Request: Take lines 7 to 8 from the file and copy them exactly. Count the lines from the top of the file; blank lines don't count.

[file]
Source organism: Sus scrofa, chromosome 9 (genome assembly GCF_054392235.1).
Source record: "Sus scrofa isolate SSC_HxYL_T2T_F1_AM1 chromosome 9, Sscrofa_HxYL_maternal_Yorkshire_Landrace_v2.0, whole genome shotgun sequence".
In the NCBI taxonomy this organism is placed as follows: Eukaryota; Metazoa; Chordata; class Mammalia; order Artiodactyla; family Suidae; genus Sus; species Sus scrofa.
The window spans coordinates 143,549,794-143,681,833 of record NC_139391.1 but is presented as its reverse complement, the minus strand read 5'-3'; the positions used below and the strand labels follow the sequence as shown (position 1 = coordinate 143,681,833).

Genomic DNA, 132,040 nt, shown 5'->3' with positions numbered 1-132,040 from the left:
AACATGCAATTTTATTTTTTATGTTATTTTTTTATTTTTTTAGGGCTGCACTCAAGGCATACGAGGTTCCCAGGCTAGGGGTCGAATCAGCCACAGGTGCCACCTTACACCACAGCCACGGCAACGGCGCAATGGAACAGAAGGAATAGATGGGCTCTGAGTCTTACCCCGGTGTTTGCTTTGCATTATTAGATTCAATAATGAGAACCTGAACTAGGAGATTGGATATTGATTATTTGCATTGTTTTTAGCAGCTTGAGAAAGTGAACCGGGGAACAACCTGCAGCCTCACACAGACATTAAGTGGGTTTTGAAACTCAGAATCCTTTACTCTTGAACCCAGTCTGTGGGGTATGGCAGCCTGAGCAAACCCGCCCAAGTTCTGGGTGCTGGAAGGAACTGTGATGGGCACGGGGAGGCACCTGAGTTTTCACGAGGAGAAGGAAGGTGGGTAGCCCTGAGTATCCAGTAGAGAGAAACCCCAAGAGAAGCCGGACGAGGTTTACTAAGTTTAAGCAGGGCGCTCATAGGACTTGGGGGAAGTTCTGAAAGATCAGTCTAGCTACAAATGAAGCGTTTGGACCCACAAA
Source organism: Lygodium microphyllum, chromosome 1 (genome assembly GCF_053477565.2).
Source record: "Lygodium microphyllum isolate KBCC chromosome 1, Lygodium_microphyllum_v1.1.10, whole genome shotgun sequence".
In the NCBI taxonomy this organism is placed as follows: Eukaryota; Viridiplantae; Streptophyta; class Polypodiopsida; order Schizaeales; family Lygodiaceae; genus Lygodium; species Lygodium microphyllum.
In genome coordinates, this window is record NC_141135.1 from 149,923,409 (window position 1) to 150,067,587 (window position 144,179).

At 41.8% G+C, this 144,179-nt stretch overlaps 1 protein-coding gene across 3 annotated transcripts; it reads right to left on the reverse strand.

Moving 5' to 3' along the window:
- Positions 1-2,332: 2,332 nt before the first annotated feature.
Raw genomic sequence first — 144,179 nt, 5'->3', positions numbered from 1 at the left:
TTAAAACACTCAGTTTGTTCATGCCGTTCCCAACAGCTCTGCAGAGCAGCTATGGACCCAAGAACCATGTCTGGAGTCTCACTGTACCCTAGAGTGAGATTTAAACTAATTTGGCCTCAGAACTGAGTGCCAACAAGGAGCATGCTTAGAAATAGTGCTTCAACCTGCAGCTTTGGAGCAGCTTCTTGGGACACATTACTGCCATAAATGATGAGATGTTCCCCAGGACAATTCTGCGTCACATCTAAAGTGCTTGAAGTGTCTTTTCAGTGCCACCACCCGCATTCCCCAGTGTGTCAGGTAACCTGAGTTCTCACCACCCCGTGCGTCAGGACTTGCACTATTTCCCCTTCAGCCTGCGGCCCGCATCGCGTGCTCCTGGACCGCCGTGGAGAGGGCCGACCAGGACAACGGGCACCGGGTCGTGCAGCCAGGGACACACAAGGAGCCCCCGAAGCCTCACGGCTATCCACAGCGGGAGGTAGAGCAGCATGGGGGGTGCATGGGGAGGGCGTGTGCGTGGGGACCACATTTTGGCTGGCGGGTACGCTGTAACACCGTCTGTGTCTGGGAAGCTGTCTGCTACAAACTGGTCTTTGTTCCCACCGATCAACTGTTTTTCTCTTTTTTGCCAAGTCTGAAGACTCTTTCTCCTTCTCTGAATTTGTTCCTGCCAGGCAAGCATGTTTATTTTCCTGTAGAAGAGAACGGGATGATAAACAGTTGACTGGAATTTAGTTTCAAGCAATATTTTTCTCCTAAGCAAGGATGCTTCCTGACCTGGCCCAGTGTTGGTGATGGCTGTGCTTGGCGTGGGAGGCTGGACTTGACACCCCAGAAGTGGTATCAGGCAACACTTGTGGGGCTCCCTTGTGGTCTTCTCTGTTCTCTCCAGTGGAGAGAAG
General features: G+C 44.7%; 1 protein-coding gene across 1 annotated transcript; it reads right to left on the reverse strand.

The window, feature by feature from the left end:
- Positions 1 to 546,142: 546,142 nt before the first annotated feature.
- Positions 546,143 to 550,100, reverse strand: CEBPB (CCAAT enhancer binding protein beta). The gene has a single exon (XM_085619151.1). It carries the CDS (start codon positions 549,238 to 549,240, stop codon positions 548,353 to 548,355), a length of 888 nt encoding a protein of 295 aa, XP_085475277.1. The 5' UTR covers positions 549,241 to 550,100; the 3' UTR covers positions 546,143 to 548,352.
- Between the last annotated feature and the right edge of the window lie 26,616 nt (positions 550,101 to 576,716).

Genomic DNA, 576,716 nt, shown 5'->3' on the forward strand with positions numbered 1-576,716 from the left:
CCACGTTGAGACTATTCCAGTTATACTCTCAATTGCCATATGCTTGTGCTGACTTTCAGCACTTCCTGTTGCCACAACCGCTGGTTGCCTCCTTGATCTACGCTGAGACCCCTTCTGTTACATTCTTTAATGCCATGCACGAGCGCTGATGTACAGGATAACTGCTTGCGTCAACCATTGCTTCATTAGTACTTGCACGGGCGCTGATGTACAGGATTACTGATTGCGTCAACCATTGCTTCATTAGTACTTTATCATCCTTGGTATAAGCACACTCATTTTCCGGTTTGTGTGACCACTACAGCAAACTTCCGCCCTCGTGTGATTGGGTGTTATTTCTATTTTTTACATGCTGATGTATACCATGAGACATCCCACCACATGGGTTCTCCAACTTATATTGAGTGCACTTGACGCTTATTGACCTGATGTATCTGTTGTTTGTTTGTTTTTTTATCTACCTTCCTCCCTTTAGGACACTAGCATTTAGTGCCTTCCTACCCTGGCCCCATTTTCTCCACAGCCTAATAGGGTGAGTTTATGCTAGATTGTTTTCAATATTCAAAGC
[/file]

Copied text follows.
Source organism: Lygodium microphyllum, chromosome 1 (genome assembly GCF_053477565.2).
Source record: "Lygodium microphyllum isolate KBCC chromosome 1, Lygodium_microphyllum_v1.1.10, whole genome shotgun sequence".